Alexander Technique in East Yorkshire

I like the spread of how the Alexander Technique works

 

There’s a kind of Spiritual side to it:

the joy of moving my body that I had not noticed before

and thinking ‘that’s quite good’.

 

This is the 7th interview in a series of interviews I carried out with people who have had Alexander Technique lessons. Here are Seb’s answers to a simple set of questions I asked him about his experiences.

 

What drew you to the Alexander Technique (AT)?

 

I found out about the Alexander Technique via an acquaintance and following our discussion decided to try it for migraine. I have now had a year of lessons and think I am just scratching the surface of the technique.

 

What impact has doing AT had?

 

On daily activities:

 

Seb has begun to question and to notice things that he previously had not. Now, he says things to himself like: Why is my face is so tense?  Why am I holding my shaver so tight when shaving? I can do it with less effort, I can do it differently.

 

 

 Instead of standing in a queue for tea at work and distracting myself with thoughts/getting irritated that the queue is so long/looking at mobile, I notice standing. I “play around with it.”

Conference calls at work often got me irritated. I now realise I can sit back and notice other things, not just the irritation about the call but what is around me, so I don’t get sucked in.

I no longer feel, when I wake up in the night, that I have got to get up and read. I used to. Now I can enjoy just laying down and noticing things about laying down.

 

 

There is a joy in noticing.

It’s not like a huge “wow” but rather like noticing a robin in the garden.

 

On running:

 

I have had a session with an AT and running teacher and have added the tips I was given  into my running. I would say when I run now, I feel taller, and that I’m running more straight. When I try going back to my old style I feel “low” and more laboured.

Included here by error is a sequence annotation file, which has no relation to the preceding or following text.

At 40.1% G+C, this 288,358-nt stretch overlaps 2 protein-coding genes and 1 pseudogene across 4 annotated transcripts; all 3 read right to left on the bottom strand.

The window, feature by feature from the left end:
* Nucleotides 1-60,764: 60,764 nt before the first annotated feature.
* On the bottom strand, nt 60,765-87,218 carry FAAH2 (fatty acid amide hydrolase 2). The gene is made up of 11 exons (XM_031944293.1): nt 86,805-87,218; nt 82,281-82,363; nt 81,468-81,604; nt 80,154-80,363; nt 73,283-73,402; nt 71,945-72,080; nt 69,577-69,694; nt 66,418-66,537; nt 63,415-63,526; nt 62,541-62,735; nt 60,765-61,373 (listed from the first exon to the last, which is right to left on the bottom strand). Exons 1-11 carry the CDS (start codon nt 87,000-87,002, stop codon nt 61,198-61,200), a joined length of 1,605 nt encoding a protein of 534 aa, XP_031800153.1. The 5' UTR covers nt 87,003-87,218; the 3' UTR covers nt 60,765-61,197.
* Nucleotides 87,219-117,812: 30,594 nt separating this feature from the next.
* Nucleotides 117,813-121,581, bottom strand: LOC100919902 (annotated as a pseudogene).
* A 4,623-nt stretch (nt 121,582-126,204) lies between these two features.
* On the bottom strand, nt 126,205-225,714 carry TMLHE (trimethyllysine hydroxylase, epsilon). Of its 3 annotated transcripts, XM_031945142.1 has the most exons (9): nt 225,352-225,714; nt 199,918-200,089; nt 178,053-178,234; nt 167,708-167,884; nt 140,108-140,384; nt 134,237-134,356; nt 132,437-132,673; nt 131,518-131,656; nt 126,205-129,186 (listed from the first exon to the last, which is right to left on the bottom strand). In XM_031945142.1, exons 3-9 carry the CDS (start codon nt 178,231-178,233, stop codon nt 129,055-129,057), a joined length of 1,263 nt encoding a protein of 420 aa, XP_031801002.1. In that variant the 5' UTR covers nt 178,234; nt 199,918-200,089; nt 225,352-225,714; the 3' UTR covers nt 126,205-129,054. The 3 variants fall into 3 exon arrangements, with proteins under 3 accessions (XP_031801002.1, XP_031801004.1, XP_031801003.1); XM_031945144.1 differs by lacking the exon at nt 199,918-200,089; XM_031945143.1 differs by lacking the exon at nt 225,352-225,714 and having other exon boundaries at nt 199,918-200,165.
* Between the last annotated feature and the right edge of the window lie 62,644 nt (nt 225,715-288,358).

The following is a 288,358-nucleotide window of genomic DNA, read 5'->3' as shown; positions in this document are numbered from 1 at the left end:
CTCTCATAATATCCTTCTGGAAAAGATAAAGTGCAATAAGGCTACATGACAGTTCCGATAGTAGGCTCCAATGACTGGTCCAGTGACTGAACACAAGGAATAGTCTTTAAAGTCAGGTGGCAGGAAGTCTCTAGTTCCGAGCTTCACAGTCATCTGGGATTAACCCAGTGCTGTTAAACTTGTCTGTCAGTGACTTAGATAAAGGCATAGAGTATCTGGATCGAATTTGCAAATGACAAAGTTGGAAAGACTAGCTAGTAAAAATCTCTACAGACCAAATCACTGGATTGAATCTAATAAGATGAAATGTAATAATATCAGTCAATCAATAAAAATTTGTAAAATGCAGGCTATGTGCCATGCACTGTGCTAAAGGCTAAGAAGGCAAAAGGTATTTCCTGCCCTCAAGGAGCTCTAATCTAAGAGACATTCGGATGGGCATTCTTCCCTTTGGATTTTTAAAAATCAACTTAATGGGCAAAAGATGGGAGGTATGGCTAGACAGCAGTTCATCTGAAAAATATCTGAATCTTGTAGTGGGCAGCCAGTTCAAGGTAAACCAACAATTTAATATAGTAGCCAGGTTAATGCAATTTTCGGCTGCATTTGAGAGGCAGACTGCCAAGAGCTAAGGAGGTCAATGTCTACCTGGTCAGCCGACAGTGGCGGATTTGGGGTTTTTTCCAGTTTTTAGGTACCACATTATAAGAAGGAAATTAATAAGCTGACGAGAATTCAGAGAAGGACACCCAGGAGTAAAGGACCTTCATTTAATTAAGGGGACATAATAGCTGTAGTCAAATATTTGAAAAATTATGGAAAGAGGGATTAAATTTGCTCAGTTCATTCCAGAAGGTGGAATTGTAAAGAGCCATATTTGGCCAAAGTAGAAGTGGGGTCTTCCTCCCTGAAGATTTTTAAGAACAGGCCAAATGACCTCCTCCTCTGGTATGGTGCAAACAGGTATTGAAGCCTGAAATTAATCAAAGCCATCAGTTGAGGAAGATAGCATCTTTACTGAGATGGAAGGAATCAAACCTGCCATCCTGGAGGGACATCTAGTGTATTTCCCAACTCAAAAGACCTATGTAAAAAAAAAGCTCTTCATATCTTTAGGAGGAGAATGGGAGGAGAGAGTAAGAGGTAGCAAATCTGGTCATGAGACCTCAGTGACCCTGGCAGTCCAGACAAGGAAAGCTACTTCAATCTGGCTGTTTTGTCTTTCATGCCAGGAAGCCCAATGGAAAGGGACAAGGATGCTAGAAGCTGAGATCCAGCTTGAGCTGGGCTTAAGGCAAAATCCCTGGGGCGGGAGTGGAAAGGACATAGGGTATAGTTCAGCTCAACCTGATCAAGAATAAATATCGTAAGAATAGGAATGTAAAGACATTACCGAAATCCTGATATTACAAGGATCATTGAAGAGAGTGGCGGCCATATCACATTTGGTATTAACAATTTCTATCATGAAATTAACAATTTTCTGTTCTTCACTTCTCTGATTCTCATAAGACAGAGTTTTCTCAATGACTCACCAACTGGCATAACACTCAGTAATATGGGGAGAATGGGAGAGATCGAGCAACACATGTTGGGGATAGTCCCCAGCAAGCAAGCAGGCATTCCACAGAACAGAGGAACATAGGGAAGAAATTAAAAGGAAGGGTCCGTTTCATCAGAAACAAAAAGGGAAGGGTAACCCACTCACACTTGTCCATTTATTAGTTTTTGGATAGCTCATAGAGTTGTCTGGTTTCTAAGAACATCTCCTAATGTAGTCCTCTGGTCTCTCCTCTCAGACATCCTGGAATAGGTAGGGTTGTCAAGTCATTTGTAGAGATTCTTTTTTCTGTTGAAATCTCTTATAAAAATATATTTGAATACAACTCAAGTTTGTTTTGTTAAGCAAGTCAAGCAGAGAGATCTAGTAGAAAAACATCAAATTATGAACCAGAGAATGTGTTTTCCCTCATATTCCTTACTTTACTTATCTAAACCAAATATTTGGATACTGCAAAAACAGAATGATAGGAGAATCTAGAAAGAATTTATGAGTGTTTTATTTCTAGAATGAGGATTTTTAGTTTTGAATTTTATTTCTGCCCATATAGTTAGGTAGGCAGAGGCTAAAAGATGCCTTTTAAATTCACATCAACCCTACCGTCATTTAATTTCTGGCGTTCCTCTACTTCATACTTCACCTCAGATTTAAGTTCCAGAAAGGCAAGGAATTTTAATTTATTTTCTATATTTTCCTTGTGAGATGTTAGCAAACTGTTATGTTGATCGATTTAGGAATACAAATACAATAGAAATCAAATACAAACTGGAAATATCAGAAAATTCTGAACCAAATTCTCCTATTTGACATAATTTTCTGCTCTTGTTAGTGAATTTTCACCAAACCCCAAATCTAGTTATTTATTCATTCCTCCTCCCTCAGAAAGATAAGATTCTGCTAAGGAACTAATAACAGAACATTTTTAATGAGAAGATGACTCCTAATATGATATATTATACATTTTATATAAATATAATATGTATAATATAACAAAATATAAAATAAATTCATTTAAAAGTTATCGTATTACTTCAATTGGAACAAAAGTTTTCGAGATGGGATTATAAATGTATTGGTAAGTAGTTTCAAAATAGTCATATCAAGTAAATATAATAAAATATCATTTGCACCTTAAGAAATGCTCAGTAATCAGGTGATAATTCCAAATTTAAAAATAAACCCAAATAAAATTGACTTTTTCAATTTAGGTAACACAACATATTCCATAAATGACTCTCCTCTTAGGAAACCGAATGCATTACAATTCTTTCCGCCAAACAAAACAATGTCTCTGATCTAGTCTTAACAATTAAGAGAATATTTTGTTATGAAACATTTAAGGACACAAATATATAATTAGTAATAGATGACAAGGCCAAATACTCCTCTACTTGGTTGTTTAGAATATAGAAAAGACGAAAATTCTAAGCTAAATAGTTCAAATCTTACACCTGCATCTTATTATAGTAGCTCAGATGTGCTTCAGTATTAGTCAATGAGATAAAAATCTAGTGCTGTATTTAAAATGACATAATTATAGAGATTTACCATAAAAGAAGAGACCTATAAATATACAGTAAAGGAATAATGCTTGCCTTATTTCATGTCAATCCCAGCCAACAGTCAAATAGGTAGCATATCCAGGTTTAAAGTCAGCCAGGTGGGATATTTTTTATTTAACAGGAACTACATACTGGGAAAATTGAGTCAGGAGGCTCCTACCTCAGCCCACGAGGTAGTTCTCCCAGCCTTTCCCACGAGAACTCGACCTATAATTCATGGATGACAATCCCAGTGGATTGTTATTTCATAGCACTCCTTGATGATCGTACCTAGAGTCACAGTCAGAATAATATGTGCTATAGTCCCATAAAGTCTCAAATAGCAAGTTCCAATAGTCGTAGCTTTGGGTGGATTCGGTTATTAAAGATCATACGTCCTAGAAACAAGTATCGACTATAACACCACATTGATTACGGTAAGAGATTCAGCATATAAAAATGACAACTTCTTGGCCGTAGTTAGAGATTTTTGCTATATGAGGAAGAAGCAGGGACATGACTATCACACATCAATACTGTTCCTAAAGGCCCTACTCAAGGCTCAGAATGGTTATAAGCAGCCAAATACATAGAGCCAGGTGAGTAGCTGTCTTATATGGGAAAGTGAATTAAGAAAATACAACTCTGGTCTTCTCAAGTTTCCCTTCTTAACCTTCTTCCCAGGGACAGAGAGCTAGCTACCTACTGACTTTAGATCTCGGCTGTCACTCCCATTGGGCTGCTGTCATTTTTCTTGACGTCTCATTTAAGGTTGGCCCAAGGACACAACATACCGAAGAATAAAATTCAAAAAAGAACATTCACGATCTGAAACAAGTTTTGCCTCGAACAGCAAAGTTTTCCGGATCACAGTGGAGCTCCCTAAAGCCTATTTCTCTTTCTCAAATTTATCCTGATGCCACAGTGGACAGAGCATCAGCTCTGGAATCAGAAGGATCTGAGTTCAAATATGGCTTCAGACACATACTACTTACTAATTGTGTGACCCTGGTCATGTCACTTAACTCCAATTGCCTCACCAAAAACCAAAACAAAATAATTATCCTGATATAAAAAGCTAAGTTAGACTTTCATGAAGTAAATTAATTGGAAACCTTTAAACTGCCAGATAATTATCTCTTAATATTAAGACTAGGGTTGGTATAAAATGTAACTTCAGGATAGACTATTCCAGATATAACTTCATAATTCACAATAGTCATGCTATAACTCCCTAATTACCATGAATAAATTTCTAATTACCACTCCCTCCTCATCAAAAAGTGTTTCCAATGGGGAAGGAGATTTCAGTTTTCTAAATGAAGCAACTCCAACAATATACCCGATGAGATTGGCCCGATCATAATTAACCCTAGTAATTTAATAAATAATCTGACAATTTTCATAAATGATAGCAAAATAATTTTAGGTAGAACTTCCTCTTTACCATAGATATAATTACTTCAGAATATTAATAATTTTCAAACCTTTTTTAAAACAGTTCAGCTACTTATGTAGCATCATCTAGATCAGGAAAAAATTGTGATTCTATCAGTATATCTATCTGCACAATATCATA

I also like that I can be aware of different “layers” of vision, of things away from me and me in that field of awareness. I had a  very spiritual moment when running when I realised I was part of a  wood I was running in.

 

On rowing:

 

I had ankle discomfort when using a rower and so I decided to pay attention to it and notice what was happening. I now have my shoe on less tight and I notice more about my ankle. Rowing now is certainly better on the ankle as I can feel there’s less stress on it  and movement is more fluid. I notice how I am rowing and try to use my arms more.

 

Was there anything unexpected about AT lessons?

 

Although Seb told me he didn’t have any expectations for having AT lessons, he didn’t think it would be so simple.

Seb studies Zen and said he found the technique very Zen-like, so much so, he often finds himself talking about the parallels to Zen during his Alexander lessons.

 

You have had lessons for a year. What makes you continue the lessons?

 

Curiosity.

 

Everything I raised with my teacher (to their credit) has been answered. For example we spent some time looking at how I work at a computer, how I use my mouse, and that I don’t have to do things like I used to eg I don’t have to have my hand on the mouse all the time.

 

I notice things have changed, I have increased awareness.

 

I like the spread of how it works i.e. from my migraine improving (though I have also changed my sleep hygiene and diet), to noticing my ankle when rowing, to running, to decreasing anger at a conference call.

 

I like that Frederick Matthias Alexander did not “pigeon hole” AT. I get a sense he was careful about that.

 

I see AT as a practice.

It is a gradual process, a gradual realisation, not a sudden one.

That’s the best way to learn something.

That’s how the world works.

 

Many thanks to Seb for giving up his time to answer my questions!

Jane Clappison MSTAT

01759 307282

www.janeclappison.co.uk

 

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